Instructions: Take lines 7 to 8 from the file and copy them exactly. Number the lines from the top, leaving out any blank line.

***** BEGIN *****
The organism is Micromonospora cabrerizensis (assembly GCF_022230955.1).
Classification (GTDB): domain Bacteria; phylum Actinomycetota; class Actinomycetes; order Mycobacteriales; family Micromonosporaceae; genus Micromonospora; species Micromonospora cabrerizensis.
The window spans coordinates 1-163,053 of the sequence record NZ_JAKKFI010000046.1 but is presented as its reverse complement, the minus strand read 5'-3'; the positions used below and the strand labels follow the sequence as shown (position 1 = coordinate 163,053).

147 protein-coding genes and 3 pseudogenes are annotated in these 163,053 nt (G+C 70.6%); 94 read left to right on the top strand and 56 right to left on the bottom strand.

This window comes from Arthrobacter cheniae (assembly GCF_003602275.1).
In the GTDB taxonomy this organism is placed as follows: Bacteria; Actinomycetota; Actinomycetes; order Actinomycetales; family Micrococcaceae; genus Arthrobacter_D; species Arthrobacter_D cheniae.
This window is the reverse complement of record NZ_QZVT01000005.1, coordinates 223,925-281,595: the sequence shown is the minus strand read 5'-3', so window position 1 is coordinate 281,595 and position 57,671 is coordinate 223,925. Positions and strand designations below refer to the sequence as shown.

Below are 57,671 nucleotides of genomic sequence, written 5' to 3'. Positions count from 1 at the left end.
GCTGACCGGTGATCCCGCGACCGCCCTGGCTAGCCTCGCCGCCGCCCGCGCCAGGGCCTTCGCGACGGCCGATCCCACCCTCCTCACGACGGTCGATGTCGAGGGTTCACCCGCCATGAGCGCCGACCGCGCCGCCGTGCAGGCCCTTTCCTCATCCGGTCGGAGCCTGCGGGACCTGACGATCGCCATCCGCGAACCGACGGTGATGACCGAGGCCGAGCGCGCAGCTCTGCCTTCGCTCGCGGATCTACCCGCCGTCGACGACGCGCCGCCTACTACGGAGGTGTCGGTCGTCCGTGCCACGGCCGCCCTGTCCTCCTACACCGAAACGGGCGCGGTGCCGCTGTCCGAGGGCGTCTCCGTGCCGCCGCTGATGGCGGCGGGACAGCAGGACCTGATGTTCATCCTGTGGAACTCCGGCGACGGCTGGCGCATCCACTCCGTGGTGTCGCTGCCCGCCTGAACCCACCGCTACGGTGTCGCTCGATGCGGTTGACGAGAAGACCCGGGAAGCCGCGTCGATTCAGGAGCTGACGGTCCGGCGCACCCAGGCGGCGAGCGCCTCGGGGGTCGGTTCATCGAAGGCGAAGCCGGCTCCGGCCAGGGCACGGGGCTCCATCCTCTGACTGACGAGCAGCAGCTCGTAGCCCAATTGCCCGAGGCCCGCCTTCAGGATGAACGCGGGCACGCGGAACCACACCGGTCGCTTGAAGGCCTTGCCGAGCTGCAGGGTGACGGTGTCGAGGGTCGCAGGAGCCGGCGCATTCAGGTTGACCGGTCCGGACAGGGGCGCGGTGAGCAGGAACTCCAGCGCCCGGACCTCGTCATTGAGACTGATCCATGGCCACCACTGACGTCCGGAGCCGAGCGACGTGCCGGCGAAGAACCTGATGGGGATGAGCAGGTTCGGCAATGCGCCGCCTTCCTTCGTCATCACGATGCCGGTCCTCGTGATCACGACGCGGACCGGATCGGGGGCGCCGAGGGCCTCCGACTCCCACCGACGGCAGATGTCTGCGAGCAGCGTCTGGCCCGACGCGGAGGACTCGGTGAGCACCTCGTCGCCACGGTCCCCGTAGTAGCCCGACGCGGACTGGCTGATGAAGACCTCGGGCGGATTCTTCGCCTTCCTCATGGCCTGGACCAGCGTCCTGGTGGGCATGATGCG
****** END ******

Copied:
This window is the reverse complement of record NZ_QZVT01000005.1, coordinates 223,925-281,595: the sequence shown is the minus strand read 5'-3', so window position 1 is coordinate 281,595 and position 57,671 is coordinate 223,925. Positions and strand designations below refer to the sequence as shown.

Below are 57,671 nucleotides of genomic sequence, written 5' to 3'. Positions count from 1 at the left end.